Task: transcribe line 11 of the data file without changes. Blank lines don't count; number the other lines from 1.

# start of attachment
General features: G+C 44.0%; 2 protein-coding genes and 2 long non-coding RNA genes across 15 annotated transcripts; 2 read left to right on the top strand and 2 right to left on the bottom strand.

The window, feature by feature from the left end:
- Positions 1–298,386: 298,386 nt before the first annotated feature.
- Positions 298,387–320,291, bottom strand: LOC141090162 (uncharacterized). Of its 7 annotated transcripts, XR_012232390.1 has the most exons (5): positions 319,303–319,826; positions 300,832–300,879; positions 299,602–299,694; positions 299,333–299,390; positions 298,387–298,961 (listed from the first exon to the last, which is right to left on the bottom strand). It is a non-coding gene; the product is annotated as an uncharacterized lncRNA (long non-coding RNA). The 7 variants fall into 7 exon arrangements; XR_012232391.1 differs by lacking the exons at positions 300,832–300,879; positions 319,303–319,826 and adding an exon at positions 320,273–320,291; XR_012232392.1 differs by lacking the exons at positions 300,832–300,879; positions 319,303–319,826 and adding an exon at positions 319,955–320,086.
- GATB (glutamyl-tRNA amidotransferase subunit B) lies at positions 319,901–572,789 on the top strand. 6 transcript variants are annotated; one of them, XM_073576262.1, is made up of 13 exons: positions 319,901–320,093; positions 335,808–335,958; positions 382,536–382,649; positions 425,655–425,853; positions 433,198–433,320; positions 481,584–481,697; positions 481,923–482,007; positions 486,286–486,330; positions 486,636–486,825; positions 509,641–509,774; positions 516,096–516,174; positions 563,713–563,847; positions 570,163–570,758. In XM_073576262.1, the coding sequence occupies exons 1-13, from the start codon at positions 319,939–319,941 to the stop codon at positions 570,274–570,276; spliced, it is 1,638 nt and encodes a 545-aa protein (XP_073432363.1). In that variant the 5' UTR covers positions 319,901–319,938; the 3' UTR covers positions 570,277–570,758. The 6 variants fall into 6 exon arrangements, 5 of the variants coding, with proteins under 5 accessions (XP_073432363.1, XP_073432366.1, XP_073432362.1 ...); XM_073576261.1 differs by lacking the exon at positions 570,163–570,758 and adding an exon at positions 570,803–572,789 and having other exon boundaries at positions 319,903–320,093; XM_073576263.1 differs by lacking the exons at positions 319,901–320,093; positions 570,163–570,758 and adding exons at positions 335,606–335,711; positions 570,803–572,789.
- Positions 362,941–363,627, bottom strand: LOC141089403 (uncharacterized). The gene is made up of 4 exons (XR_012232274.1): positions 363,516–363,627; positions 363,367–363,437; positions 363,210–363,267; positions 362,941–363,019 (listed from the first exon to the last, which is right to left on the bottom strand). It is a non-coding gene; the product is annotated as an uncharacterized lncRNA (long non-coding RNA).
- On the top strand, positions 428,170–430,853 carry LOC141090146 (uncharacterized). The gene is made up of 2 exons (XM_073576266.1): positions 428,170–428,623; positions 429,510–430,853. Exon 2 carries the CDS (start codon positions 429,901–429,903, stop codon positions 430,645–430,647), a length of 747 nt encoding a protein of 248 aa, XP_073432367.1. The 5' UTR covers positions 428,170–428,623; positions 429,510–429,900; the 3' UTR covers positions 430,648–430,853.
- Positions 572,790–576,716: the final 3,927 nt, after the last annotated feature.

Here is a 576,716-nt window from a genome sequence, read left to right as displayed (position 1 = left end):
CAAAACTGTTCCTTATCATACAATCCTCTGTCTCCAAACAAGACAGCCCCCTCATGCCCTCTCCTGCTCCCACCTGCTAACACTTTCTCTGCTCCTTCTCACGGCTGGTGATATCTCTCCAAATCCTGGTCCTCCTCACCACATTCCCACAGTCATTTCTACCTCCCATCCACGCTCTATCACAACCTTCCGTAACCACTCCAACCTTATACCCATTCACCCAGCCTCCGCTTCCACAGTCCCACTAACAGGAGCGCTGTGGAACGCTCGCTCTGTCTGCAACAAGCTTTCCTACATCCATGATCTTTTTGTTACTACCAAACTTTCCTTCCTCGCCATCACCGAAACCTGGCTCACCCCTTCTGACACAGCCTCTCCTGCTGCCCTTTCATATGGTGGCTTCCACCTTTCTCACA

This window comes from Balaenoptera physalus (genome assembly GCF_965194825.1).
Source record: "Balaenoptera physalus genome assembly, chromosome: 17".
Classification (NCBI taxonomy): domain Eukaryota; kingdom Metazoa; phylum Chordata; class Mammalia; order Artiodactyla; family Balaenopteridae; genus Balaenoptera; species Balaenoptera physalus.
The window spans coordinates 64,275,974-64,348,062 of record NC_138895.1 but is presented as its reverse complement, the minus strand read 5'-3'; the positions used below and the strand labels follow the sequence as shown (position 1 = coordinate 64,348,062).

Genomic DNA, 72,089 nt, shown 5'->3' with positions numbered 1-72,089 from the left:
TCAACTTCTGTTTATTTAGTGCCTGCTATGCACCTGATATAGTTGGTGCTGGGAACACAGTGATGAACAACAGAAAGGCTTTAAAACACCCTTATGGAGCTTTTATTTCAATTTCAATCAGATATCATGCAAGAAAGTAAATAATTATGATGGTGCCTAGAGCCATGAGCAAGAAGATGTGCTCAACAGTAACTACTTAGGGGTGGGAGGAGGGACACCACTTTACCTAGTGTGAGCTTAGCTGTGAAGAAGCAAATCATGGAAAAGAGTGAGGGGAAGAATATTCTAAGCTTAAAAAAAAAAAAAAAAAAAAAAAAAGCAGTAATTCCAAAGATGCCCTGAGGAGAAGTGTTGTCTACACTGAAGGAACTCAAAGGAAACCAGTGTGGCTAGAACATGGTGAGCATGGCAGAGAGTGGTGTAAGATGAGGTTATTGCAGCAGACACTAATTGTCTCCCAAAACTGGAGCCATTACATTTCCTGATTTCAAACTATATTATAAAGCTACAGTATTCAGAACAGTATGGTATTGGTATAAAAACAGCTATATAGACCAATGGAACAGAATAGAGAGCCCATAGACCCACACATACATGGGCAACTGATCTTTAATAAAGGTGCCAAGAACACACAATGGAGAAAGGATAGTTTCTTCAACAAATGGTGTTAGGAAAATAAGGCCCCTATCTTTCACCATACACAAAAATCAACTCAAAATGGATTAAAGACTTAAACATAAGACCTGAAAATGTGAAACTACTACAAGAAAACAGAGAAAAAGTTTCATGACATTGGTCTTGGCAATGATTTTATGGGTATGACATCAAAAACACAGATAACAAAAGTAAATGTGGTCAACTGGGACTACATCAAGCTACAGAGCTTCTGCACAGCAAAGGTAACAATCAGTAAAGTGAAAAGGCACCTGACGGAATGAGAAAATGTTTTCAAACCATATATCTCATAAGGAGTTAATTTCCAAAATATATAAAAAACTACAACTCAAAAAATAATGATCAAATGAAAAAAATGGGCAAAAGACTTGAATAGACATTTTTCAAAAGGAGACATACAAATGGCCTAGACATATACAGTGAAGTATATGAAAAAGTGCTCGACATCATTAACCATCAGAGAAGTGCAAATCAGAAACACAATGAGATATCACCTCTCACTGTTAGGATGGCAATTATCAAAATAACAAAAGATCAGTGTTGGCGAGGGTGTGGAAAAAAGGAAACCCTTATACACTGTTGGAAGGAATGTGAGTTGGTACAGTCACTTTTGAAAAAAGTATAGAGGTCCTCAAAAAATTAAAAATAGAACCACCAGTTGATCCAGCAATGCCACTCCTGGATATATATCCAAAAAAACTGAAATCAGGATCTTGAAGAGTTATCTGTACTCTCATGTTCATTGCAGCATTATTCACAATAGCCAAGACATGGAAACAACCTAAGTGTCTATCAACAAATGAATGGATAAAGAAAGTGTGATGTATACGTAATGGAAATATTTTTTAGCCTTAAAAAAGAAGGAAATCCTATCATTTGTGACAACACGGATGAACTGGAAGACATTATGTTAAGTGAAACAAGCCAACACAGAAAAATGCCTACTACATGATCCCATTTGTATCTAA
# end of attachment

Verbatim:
This window comes from Balaenoptera physalus (genome assembly GCF_965194825.1).